Tag Archives: writing process

Creative Writing and Creative Revising


There is some way this moose blanket connects to revision, but that’s on you to figure out.

When I first started writing, I thought the process was simple: First, I sit down and write a bad rough draft over the course of a few winter months, possibly in a snowed-in haunted Colorado hotel. Then, I read through it again and make extensive revisions. Then, I read through it a third and final time to make smaller, cosmetic revisions. Then, the final draft goes out to editors and journals for just shy of an eternity. Writing is almost always discussed as primary, and revision as the after-hours, secondary work. Or, the other way around, revision is portrayed as tedious, noncreative work, challenging only because it is time-consuming, as opposed to writing, which is the entire creative process.

Now that I have dissected, deleted, severed, multiplied, and brutalized a few dozen story drafts in the after-writing process of revision, I have realized how messy these two tasks, writing and revision, actually are. Writers talk about writing as if the best stories we can produce are done with as little revision as possible. We say “I wrote this essay, and here’s my process.” We say “While I was writing this.” We say “I am a writer.” We never say “I am a reviser,” even though we (should) spend the bulk of our creative time revising our work.

It’s easy to say that writing and revision are synonymous because they are part and parcel. But I think there is a subtle difference. We write for the present but revise for the future. We write in the moment, but revise across time. We work under the assumption that the hardest part of the process is finding inspiration and then typing it up, and the rest is smooth but tedious polishing. But I think the opposite is true. The hardest part of writing is revising. Ideas come and build up, and when they don’t, we have forty thousand writing exercises and freewriting prompts to help with that.

What if we used the same language to talk about revision? What if we had entire workshops devoted to revision exercises, revision prompts, and revision craft talks?  Creative revising is a much more useful and accurate description of the process.

Revision, at least, should be discussed as more than an afterthought. It is the bulk of the work involved, and we should discuss it with the same sense of working pleasure we use when talking about writing. Revision requires as much, if not more, creativity.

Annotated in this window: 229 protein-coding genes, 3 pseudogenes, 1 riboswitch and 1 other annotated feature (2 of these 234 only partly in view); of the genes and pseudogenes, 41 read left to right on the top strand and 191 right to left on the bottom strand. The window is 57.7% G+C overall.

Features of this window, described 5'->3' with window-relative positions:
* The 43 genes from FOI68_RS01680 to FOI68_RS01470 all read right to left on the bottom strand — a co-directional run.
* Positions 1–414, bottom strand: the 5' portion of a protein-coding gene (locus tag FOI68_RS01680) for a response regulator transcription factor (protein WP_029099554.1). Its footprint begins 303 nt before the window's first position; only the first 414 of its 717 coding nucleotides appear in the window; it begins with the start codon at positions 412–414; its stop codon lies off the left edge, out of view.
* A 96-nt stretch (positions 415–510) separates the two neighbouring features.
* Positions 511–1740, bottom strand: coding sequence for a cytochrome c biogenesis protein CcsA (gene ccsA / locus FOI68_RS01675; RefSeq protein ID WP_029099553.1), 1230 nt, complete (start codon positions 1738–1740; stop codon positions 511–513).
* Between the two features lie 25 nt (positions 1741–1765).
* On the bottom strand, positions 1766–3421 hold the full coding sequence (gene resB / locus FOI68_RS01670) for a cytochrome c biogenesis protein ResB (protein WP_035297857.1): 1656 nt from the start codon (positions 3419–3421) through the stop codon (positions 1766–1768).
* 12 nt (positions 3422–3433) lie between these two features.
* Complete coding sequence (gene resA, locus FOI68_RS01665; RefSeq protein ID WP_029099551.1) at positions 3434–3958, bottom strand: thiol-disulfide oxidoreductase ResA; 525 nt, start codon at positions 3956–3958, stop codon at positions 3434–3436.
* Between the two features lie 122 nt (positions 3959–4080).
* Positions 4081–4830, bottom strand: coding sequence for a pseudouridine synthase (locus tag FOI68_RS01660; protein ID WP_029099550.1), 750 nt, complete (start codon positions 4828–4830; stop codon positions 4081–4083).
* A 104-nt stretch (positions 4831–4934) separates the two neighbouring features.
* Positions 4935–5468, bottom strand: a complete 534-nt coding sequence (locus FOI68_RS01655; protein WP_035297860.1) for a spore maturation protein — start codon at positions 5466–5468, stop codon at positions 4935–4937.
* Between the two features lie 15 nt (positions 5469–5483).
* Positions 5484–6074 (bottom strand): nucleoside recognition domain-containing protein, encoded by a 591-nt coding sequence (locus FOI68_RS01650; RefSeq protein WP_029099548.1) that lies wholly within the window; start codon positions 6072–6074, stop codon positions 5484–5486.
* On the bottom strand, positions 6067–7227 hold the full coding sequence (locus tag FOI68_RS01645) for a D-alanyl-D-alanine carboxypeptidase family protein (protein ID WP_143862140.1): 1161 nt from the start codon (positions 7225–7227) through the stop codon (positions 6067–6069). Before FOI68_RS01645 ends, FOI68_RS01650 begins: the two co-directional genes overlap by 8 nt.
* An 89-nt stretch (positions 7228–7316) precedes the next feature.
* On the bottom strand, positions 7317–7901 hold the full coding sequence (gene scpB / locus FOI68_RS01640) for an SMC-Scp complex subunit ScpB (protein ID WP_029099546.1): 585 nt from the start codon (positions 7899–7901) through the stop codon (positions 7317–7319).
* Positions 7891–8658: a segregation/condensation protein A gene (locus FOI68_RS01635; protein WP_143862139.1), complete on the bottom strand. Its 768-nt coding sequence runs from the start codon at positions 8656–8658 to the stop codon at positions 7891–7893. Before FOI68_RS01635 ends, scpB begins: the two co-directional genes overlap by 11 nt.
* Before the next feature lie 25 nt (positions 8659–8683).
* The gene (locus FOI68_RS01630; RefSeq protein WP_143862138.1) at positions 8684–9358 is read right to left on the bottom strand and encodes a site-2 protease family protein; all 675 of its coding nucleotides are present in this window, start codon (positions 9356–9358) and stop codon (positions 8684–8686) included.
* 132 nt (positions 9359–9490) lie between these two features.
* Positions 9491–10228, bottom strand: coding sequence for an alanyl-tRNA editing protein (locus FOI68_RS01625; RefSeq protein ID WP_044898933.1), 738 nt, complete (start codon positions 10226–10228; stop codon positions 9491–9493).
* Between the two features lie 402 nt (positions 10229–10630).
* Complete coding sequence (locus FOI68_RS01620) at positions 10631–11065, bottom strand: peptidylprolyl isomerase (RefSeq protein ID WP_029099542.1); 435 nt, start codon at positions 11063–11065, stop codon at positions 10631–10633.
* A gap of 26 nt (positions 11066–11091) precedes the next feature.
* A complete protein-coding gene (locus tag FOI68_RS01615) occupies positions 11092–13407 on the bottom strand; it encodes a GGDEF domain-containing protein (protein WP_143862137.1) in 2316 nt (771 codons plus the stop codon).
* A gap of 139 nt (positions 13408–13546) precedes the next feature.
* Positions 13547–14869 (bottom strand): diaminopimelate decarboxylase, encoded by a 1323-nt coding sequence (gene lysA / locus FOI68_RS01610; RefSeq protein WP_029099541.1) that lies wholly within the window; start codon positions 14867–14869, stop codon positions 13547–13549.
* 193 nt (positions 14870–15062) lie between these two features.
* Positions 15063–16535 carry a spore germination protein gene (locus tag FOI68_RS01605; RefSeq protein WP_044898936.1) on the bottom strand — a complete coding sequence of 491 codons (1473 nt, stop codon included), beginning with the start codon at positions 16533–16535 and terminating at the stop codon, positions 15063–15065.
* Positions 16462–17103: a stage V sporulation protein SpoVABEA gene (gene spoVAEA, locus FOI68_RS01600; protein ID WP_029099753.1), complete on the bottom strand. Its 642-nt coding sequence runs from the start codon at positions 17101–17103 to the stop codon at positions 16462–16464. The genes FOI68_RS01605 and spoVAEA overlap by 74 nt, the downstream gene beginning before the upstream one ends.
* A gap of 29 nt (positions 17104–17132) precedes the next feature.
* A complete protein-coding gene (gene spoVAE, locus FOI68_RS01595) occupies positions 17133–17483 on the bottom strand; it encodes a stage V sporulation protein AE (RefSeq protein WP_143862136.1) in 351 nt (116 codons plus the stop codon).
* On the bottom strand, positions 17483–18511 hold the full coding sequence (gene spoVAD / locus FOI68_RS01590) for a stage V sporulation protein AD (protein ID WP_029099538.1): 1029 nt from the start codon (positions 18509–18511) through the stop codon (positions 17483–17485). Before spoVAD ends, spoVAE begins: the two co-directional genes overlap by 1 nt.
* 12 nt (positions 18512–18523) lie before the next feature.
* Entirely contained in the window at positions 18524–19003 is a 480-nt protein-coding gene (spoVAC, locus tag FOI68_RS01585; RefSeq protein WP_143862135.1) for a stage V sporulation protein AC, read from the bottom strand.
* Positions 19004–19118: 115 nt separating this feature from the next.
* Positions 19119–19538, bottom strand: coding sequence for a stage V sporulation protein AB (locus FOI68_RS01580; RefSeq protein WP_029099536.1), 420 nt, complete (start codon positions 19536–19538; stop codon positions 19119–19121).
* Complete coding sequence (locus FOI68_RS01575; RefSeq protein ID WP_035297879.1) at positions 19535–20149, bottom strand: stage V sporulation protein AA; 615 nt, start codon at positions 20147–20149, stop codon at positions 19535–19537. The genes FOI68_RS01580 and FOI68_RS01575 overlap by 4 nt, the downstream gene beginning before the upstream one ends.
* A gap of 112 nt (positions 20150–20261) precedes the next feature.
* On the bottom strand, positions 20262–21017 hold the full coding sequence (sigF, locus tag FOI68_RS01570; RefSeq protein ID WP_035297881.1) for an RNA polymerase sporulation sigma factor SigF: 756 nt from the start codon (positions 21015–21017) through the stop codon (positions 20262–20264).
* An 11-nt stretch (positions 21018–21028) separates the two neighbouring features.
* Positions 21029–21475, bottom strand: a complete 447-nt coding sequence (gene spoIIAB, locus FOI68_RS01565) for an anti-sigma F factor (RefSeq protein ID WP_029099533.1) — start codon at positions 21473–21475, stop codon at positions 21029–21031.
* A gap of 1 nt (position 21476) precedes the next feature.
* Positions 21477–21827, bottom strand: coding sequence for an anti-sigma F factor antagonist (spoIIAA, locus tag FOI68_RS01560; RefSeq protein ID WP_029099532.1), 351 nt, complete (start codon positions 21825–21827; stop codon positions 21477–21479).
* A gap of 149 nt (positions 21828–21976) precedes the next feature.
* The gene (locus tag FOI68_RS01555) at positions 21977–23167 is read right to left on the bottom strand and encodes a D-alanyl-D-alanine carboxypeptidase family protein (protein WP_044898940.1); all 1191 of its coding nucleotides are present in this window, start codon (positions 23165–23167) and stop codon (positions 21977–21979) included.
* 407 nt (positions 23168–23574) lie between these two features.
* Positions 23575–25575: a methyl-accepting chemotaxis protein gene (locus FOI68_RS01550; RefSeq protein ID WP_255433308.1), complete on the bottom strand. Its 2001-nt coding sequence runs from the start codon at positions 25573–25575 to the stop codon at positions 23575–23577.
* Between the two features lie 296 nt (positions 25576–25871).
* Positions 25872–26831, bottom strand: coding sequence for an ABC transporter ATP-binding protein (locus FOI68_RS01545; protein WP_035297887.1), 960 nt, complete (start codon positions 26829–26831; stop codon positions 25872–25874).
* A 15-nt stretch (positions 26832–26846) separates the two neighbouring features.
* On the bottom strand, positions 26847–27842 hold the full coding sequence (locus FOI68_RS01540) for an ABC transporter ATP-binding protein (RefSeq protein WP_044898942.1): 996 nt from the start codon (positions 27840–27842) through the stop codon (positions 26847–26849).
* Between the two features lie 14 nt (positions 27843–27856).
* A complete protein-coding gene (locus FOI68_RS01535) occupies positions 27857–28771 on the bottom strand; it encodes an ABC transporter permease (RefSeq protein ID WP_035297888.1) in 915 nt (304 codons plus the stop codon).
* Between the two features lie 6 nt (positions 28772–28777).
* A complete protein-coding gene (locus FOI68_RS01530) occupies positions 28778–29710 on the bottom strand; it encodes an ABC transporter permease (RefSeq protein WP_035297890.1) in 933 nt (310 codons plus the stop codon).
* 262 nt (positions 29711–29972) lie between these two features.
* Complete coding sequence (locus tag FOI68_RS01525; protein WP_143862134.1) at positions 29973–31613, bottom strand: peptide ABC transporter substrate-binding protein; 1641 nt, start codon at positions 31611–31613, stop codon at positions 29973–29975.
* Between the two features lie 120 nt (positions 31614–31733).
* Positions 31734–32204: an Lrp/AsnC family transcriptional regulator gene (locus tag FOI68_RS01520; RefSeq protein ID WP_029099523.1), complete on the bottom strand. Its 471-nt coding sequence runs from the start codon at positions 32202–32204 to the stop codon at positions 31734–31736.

Writing is the discovery of a crime, and revision is the entire investigation, arrest, and legal proceedings, not to mention the healing process that follows. We lose nothing by placing revision at the forefront of our discussions about writing. The only thing we have to lose is our notion that revision is secondary.



A Step-By-Step Guide to Not Writing a Novel

Coffee Flip

  1. Get an idea for a novel, something that challenges the status quo, too radical for your parents to read. Something like Cormac McCarthy’s work. Drink three cappuccinos and write two pages of exposition, then call it a day.
  2. Make concise, attainable writing goals the next day, but you should wake up late because the caffeine kept you from sleep. Create a reward system: one glass of wine for every ten pages you write. Proceed to crank out sixty pages of character description. Print it out the next day after the hangover wears off, read it over, and flush all sixty pages down the toilet because it sounds like a high school student trying to imitate Cormac McCarthy.
  3. Walk to the store for more wine and a plunger after the first draft of your radical novel clogged the toilet. Make small talk with the cashier. When she asks what kind of stories you write, look at the ceiling, shrug, and say, “Whatever comes to mind,” realizing that after the first three glasses of wine you forgot what you wanted to write about in the first place. Walk out of the store with the bottle of wine in one hand and the plunger in the other, like all writers do at some point.
  4. Rewrite your visionary, stupendous novel in a new voice. Shift the paradigms so radically that you end up with one hundred pages of a different novel entirely. Print it out, read through it, and this time flush the same sixty pages, keeping forty pages of unnecessary but extremely well-written exposition. Blame writer’s block and pour another glass of wine.